Neil Young’s Film Lounge – The 6th Day



US 2000
dir Roger Spottiswoode
scr Cormac & Marianne Wibberley
cin Pierre Mignot
stars Arnold Schwarzenegger, Tony Goldwyn, Robert Duvall
123 minutes

The 6th Day just about cuts the mustard as a futuristic action thriller – fans of Arnie and/or the genre won’t be disappointed; everyone else may find it watchable, if overlong. Were in Total Recall territory here, but, just as Spottiswoode is no Verhoeven, the Wibberleys fall short of Philip K Dick, whose what-is-human tales are the main inspiration for this topical (i.e. opportunistic) take on supposedly hot cloning issues.

Its the near future – closer than you think, according to the clunky opening titles, and the cloning of humans, while technically possible, is strictly illegal. Not that this stops mega-zillionaire industrialist Michael Drucker (Goldwyn) bankrolling a biotech cloning operation overseen by well-meaning elderly geneticist Griffin Weir (Duvall). Its all very hush-hush, until a series of mishaps results in them accidentally cloning the wrong guy – old-school civilian helicopter pilot Adam Gibson (Schwarzenegger), whose name presumably nods backwards to the Bible and forward to cyberpunk author William Gibson. Arnie proclaims I vond my livebag!!, and the usual kickass chaos ensues.

Its by-the-numbers stuff, not too implausible, not too mindless. Nobody expects fireworks from Spottiswoode, such a safe pair of hands the Bond people trusted him with Tomorrow Never Dies, and he doesn’t get in the way of the slam-bang material, except for an irritating habit of slipping into distorted or disjointed visuals for no discernible reason – youd never guess he edited both Straw Dogs and Karel Reiszs The Gambler. The 6th Day opens with an extraneous, sub-Oliver Stone American Football game, and ends with an equally extraneous ultra-high-speed rewind through the movies key images, but in between the action rocks along at a decent clip throughout, concerned more with flashy visuals than any sort of connection with the actual issues it so cheerfully exploits.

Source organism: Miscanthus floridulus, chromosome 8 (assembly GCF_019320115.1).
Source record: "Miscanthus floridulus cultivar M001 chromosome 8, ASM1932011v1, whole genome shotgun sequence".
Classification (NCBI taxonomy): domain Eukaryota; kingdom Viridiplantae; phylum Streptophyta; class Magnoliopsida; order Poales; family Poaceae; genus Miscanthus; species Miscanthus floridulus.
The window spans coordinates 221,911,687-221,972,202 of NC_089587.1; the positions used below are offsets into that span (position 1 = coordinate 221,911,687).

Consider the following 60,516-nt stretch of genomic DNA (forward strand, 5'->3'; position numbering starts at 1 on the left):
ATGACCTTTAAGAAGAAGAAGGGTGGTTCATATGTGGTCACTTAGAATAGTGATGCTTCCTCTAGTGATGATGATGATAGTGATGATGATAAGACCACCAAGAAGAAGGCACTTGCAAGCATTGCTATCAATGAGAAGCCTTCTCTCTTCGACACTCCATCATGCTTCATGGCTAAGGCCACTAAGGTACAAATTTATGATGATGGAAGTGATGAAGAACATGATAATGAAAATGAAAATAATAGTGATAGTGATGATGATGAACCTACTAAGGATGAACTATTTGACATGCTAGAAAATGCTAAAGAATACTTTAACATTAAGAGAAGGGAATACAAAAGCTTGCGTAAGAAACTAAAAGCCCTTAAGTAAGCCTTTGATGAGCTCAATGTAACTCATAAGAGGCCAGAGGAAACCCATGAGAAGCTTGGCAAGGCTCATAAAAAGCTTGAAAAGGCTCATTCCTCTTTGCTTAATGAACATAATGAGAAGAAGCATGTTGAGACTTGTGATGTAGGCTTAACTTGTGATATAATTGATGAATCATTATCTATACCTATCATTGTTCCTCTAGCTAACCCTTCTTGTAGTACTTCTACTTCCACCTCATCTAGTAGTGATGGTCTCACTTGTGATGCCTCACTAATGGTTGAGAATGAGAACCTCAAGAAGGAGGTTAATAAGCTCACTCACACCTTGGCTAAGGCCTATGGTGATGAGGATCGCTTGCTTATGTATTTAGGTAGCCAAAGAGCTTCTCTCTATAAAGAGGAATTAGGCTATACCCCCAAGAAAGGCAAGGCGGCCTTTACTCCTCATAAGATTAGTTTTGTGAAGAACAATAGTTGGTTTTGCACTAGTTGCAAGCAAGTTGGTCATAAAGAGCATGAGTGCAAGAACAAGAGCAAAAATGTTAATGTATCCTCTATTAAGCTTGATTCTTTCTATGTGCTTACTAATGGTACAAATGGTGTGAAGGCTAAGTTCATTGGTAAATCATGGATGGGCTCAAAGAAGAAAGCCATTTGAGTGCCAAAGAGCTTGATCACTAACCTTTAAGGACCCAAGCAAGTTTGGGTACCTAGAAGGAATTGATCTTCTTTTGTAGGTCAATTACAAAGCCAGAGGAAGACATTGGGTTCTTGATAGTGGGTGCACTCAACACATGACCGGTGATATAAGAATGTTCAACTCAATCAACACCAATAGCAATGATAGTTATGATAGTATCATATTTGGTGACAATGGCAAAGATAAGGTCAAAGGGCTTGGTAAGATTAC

The picture is at least twenty minutes too long, but this still leaves numerous plot holes and loose ends. The cloning process produces exact copies of humans, right down to the exact contours of their minds, memories and characters. But later on the villanous Drucker tells Weir, who’s finally come to his senses, that he’s going to have him cloned, and that the resulting new Weir will be more submissive. How? Soon after, Weir vanishes from the movie altogether, as if the Wibberleys couldnt think of how to use him in their over-extended finale, culminating in one of the Arnies heading off to Patagonia. This development, which feels like the result of the studios nefarious audience-testing process, makes little sense either, especially given the movies inevitable fixation on The Family – whenever Arnies young kid is around, weepy music swells on the soundtrack.

On the plus side, there are some decent who is the clone twists along the way, one pivoting on an apparently innocuous, but in retrospect niftily ambiguous, early conversation with an oily replacement pet shop assistant. And the speediness of the cloning process, which allows Druckers heavies to repeatedly come back from the dead, throws up some nifty ideas and lines, with female agent Talia (energetic Sarah Wynter, who seems to think she’s in a Matrix sequel) complaining that the procedure fails to replicate her expensive hair treatments, though the script somehow resists quoting the infamous Send in the clones! quip from Judge Dredd.

And there is one invention of which Philip K Dick himself would have been proud – Sim-Pal Sindy, a creepy, lifelike, intelligent doll simulacrum bought by Arnie as a gift for his young daughter. It would be going too far to suggest that Sindy (voiced by child actress Andrea Liebman) gives the movies best performance, but she’s by far the funniest, strangest, most intriguing and successfully thought-out thing on display, even though she only gets a few minutes of screen time: she’s wasted, in both senses of the word.

by Neil Young